BofA submits brief to Rakoff
Two weeks ago, Judge Jed Rakoff refused to approve the $33 million settlement between Bank of America and the SEC. He said he wanted more facts and ordered the parties to file briefs to that effect by today.
BofA published its brief earlier this afternoon. I’m reserving my opinion until I’ve had a chance to wade through the whole thing. In the meantime, I thought some readers might want to see it (click “more” below).
There are three docs: The final submission along with two affidavits, one from Stanford law professor Joseph Grundfest, the other from Dewey and LeBoeuf’s Morton Pierce (who got paid the tidy sum of $1,090 per hour for his work).
St. John’s Professor Anthony Sabino offers the following initial comments:
1. The Joe Grundfest Affidavit signifies that BofA is not fooling around.
Getting Joe Grundfest to give an affidavit is like sending up Derek Jeter to hit in the World Series—he’s “clutch.” Grundfest is one of the greatest scholars of his generation in the securities law field….His name alone lends a gravitas to what he has to say. Judge Rakoff will respect that.
2. The Grundfest Affidavit, particularly Para. 36.
Grundfest takes the critical step of pointing out the very powerful defenses available to BofA, essentially arguing that the gov’t could never win, and the Bank is settling this matter early rather than spend resources to litigate to a foregone conclusion, i.e., they would win anyway, but it’s cheaper to settle. That is often the gravamen of any settlement, so it’s important that a scholar as notable as Grundfest spells it out, apparently something that was lacking the first time out.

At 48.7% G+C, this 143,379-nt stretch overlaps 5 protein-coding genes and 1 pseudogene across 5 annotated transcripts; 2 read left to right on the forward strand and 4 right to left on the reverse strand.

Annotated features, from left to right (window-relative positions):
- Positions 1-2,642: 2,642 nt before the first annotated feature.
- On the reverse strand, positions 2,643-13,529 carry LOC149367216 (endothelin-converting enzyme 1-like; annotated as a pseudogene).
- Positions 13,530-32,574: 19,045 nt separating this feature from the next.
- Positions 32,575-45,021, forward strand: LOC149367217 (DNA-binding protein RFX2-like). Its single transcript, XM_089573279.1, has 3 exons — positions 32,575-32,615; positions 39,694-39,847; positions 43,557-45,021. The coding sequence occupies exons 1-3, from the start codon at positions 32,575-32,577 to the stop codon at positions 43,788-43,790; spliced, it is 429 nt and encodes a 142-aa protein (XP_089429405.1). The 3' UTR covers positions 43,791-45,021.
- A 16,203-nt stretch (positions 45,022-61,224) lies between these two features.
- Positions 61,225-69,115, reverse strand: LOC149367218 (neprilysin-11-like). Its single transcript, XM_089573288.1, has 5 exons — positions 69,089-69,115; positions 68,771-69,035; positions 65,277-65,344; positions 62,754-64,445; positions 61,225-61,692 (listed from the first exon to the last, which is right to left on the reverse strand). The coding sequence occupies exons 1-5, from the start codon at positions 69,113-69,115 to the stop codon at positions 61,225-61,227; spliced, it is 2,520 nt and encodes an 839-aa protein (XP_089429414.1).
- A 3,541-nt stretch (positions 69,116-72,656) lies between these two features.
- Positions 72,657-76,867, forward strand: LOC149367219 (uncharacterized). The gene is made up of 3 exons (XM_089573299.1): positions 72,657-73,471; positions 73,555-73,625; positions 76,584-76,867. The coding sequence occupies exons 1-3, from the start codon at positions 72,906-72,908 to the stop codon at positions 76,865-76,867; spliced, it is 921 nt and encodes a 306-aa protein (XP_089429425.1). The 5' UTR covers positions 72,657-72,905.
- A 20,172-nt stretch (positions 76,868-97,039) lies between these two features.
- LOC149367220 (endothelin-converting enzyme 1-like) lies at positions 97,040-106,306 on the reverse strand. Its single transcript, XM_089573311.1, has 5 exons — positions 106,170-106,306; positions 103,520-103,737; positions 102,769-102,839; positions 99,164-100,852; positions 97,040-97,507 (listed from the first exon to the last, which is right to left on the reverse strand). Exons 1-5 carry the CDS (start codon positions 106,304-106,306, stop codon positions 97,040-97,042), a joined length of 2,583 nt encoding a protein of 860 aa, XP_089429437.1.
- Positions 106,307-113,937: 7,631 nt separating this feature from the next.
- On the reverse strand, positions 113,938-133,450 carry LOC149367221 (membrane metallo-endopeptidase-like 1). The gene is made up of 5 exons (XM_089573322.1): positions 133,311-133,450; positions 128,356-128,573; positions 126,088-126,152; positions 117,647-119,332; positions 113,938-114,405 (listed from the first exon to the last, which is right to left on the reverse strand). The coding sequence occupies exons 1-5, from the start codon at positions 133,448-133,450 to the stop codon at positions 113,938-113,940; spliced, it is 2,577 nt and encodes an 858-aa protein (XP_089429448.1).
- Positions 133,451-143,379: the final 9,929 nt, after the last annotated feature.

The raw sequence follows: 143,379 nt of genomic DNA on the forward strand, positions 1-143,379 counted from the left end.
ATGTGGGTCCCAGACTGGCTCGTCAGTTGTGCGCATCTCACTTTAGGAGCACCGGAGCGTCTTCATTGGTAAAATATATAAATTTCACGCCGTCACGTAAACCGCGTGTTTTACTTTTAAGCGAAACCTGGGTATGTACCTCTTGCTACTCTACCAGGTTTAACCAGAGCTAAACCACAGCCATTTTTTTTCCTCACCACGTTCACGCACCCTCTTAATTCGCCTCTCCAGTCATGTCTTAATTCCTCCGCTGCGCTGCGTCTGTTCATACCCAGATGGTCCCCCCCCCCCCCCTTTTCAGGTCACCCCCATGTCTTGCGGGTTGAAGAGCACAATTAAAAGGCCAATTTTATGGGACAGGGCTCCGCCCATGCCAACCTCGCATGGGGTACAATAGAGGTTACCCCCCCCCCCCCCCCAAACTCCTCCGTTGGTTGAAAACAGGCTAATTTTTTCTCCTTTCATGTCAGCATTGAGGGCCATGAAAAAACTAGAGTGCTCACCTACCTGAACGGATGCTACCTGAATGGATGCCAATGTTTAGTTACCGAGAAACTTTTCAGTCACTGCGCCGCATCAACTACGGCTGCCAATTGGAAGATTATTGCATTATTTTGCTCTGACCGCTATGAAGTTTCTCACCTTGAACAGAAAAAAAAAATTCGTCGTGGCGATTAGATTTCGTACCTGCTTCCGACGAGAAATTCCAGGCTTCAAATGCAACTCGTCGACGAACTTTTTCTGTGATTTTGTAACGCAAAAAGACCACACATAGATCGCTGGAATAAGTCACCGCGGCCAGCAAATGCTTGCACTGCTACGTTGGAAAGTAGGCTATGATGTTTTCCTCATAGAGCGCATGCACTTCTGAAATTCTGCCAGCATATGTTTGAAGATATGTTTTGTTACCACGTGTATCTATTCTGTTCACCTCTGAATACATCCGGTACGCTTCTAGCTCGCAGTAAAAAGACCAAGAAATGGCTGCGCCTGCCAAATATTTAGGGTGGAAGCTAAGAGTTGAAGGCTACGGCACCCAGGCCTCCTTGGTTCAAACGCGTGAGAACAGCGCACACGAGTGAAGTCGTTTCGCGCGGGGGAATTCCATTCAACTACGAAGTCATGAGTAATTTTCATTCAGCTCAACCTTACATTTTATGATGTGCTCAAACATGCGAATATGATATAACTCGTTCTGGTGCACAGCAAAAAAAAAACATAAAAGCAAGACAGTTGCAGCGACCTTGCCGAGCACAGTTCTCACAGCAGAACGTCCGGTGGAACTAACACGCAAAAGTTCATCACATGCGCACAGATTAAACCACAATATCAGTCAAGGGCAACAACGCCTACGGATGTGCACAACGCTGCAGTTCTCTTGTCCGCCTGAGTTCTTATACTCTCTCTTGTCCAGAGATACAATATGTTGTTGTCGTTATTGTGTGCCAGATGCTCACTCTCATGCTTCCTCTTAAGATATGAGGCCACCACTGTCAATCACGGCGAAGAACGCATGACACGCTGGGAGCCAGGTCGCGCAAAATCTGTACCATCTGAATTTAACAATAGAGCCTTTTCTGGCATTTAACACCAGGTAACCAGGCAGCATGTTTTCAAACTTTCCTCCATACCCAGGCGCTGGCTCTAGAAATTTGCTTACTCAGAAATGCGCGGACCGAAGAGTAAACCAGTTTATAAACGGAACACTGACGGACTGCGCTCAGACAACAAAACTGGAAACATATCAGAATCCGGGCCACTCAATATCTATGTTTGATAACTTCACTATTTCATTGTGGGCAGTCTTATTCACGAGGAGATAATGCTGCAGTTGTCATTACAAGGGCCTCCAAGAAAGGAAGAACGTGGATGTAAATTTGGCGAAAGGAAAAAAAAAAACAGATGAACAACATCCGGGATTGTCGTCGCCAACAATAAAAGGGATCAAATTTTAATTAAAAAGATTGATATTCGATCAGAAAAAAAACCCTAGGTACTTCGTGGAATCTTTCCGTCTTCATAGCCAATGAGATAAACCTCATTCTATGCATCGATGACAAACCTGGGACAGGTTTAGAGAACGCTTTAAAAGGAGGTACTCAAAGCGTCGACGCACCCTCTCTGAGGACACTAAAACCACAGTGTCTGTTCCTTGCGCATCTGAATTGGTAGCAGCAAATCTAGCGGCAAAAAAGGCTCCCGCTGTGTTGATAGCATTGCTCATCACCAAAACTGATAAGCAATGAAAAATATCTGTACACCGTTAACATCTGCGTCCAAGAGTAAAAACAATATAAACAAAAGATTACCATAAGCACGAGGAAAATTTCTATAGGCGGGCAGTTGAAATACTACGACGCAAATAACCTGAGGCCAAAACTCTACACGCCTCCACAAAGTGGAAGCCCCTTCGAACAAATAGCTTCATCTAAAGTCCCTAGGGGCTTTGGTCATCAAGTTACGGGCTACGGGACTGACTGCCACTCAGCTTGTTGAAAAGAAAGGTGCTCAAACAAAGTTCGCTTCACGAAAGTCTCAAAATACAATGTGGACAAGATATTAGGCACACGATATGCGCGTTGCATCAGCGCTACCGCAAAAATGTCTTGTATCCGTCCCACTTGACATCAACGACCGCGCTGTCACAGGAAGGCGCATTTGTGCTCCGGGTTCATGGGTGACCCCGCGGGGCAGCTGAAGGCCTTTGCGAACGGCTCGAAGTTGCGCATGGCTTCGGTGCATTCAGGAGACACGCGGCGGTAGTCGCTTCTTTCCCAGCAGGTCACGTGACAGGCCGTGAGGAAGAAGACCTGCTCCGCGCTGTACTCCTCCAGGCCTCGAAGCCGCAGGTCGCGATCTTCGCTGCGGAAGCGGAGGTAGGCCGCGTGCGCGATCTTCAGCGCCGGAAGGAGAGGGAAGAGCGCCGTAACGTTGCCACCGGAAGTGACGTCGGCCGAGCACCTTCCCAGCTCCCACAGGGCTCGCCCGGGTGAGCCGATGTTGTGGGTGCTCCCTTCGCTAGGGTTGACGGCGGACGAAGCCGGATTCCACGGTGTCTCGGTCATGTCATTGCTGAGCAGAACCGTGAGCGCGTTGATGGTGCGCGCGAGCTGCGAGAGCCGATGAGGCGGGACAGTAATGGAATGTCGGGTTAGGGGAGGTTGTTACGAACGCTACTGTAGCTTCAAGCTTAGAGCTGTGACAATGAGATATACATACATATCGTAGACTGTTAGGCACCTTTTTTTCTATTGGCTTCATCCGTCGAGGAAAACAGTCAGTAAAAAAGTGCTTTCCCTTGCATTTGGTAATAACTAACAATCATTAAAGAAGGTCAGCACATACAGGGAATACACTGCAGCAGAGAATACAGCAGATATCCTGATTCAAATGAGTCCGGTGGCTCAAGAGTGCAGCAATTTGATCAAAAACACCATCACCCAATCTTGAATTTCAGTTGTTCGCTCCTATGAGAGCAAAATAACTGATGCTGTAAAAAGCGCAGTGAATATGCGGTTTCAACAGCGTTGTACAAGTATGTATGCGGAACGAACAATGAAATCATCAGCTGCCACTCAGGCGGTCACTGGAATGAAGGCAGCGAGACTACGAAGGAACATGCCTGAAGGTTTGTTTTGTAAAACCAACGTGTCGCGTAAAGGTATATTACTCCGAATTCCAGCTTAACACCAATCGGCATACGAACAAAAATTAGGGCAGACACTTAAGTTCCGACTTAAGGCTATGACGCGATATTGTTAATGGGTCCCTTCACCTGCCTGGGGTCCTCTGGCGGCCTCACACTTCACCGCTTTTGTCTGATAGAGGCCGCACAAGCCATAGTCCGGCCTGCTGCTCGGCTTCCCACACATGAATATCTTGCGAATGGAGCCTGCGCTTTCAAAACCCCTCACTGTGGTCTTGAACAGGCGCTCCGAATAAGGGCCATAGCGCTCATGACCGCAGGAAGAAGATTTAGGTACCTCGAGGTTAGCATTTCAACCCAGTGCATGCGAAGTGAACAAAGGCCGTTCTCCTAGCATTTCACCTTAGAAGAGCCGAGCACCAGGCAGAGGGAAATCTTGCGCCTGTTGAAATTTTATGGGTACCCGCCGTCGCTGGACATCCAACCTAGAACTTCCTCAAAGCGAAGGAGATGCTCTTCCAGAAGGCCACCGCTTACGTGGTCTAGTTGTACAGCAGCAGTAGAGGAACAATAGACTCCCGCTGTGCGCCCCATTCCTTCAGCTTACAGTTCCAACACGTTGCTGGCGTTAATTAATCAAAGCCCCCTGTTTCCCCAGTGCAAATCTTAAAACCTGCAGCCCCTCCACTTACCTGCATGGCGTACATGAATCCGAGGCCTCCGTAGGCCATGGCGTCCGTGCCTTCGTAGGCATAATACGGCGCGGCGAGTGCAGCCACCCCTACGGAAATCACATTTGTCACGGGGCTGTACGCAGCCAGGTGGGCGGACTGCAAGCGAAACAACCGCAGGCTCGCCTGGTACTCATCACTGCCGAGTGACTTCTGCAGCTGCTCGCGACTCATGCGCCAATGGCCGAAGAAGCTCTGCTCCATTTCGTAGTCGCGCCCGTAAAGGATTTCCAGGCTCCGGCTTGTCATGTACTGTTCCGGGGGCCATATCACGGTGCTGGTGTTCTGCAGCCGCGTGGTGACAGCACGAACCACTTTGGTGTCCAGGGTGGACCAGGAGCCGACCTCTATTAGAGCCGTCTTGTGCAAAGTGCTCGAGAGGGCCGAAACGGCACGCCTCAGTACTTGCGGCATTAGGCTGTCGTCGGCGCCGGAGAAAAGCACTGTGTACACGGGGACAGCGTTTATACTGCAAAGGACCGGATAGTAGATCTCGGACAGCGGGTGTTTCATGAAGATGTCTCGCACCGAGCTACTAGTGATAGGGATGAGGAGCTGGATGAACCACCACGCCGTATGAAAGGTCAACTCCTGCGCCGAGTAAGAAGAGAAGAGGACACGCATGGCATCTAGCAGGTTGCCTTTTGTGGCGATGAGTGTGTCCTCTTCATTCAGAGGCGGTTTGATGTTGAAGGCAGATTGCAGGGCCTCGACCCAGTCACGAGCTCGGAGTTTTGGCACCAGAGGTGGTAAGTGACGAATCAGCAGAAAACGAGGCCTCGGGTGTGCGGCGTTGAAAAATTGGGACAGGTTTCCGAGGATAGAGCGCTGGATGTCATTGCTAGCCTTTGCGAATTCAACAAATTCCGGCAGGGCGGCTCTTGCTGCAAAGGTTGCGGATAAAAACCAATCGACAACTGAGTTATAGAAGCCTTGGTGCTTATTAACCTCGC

3. Substantial likelihood Judge Rakoff will now be satisfied, and settlement will be approved, BUT there is a slim chance the Judge may still hesitate, because it was reported that at the hearings the Judge wanted disclosure about individuals and their individual actions. From what I see of the BofA side, not much of that, so unless the SEC addresses that, the Judge may still ask questions.
But overall, I see this going through now. I would not bet against the side with a Grundfest affidavit.
The SEC hasn’t filed its brief yet; I will share that one when it hits.
At the moment, there isn’t another public hearing on the schedule. According to Rakoff’s office, if the judge decides to schedule another one, it will come after response briefs are filed on September 9th.
(For easier reading, click “toggle full screen” top-right and then “+” to zoom in)